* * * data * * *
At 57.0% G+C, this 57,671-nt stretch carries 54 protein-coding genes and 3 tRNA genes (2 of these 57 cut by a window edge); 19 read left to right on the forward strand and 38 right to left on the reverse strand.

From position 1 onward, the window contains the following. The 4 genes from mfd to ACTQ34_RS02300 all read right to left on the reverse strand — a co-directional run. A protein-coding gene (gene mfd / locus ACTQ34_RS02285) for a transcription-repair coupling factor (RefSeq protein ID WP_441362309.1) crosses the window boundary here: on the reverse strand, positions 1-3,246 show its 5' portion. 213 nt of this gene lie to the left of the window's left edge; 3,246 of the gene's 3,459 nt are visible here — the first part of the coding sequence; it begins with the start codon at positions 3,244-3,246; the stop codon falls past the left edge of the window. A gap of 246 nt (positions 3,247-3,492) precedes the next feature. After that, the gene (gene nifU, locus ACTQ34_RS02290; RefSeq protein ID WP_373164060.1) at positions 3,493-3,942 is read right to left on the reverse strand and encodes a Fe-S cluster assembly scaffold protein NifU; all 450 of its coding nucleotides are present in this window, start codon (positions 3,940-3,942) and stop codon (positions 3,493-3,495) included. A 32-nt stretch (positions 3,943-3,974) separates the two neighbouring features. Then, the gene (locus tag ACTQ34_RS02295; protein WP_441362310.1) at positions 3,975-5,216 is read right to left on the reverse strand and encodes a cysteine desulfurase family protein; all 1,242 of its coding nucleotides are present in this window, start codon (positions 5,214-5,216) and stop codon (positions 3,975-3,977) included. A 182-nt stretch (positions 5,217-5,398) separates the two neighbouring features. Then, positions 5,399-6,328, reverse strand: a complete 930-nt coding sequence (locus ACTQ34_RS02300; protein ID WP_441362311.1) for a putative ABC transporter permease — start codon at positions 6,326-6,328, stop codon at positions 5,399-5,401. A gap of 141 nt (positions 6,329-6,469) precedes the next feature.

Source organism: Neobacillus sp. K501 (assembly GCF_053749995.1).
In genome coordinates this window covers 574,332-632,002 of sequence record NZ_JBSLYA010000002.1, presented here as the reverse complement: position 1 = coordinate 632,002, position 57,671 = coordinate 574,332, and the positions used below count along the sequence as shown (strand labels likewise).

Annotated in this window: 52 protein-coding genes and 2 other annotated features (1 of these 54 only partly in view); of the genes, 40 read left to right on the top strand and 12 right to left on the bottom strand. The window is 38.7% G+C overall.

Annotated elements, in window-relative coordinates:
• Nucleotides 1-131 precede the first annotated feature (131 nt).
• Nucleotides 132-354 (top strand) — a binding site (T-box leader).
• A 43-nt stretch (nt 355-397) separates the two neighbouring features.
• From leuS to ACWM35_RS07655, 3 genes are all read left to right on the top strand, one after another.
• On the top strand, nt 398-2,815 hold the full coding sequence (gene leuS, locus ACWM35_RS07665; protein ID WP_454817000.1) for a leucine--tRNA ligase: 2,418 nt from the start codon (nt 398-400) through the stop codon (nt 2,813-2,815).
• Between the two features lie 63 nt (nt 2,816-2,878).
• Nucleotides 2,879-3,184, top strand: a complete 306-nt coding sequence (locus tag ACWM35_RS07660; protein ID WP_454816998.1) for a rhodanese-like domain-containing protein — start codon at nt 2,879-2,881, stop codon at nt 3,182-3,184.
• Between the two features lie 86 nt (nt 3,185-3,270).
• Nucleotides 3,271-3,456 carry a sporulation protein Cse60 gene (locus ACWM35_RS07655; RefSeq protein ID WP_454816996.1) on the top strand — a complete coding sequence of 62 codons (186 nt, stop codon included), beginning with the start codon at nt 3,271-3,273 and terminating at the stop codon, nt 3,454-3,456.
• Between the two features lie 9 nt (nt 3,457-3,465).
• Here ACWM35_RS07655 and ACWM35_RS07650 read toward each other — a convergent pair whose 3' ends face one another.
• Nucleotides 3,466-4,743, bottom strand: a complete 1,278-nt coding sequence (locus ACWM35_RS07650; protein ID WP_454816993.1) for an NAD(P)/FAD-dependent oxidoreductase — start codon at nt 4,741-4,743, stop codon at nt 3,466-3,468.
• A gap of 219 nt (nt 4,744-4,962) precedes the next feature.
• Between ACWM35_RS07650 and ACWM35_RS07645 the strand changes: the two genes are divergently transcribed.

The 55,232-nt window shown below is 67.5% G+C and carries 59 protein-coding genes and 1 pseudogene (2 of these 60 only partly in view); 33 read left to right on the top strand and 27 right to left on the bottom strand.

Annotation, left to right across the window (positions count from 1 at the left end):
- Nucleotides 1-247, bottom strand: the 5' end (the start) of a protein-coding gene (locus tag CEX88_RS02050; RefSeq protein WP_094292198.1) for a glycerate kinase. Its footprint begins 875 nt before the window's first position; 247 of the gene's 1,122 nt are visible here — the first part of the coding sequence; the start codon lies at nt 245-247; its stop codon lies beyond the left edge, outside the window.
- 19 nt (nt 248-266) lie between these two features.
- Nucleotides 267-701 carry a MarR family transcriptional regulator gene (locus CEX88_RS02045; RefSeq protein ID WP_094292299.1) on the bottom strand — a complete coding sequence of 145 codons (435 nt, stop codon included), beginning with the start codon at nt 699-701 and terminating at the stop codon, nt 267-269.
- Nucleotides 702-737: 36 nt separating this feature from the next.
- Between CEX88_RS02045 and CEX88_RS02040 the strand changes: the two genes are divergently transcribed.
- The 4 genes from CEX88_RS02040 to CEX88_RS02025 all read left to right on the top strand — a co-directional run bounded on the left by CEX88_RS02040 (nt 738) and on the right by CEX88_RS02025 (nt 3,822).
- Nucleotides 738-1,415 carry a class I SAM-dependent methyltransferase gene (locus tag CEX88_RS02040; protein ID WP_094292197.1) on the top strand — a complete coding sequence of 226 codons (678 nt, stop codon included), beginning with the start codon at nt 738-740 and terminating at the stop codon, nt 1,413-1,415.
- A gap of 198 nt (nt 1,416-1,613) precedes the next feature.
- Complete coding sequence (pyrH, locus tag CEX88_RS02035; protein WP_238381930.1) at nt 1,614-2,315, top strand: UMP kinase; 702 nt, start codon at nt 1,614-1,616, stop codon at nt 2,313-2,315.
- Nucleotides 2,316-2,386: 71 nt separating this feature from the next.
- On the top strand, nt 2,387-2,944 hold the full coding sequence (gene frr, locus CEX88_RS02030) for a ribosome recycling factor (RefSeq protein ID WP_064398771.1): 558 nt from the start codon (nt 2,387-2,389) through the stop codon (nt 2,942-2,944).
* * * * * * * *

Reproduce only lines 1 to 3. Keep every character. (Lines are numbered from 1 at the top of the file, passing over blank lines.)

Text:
At 57.0% G+C, this 57,671-nt stretch carries 54 protein-coding genes and 3 tRNA genes (2 of these 57 cut by a window edge); 19 read left to right on the forward strand and 38 right to left on the reverse strand.

From position 1 onward, the window contains the following. The 4 genes from mfd to ACTQ34_RS02300 all read right to left on the reverse strand — a co-directional run. A protein-coding gene (gene mfd / locus ACTQ34_RS02285) for a transcription-repair coupling factor (RefSeq protein ID WP_441362309.1) crosses the window boundary here: on the reverse strand, positions 1-3,246 show its 5' portion. 213 nt of this gene lie to the left of the window's left edge; 3,246 of the gene's 3,459 nt are visible here — the first part of the coding sequence; it begins with the start codon at positions 3,244-3,246; the stop codon falls past the left edge of the window. A gap of 246 nt (positions 3,247-3,492) precedes the next feature. After that, the gene (gene nifU, locus ACTQ34_RS02290; RefSeq protein ID WP_373164060.1) at positions 3,493-3,942 is read right to left on the reverse strand and encodes a Fe-S cluster assembly scaffold protein NifU; all 450 of its coding nucleotides are present in this window, start codon (positions 3,940-3,942) and stop codon (positions 3,493-3,495) included. A 32-nt stretch (positions 3,943-3,974) separates the two neighbouring features. Then, the gene (locus tag ACTQ34_RS02295; protein WP_441362310.1) at positions 3,975-5,216 is read right to left on the reverse strand and encodes a cysteine desulfurase family protein; all 1,242 of its coding nucleotides are present in this window, start codon (positions 5,214-5,216) and stop codon (positions 3,975-3,977) included. A 182-nt stretch (positions 5,217-5,398) separates the two neighbouring features. Then, positions 5,399-6,328, reverse strand: a complete 930-nt coding sequence (locus ACTQ34_RS02300; protein ID WP_441362311.1) for a putative ABC transporter permease — start codon at positions 6,326-6,328, stop codon at positions 5,399-5,401. A gap of 141 nt (positions 6,329-6,469) precedes the next feature.

Source organism: Neobacillus sp. K501 (assembly GCF_053749995.1).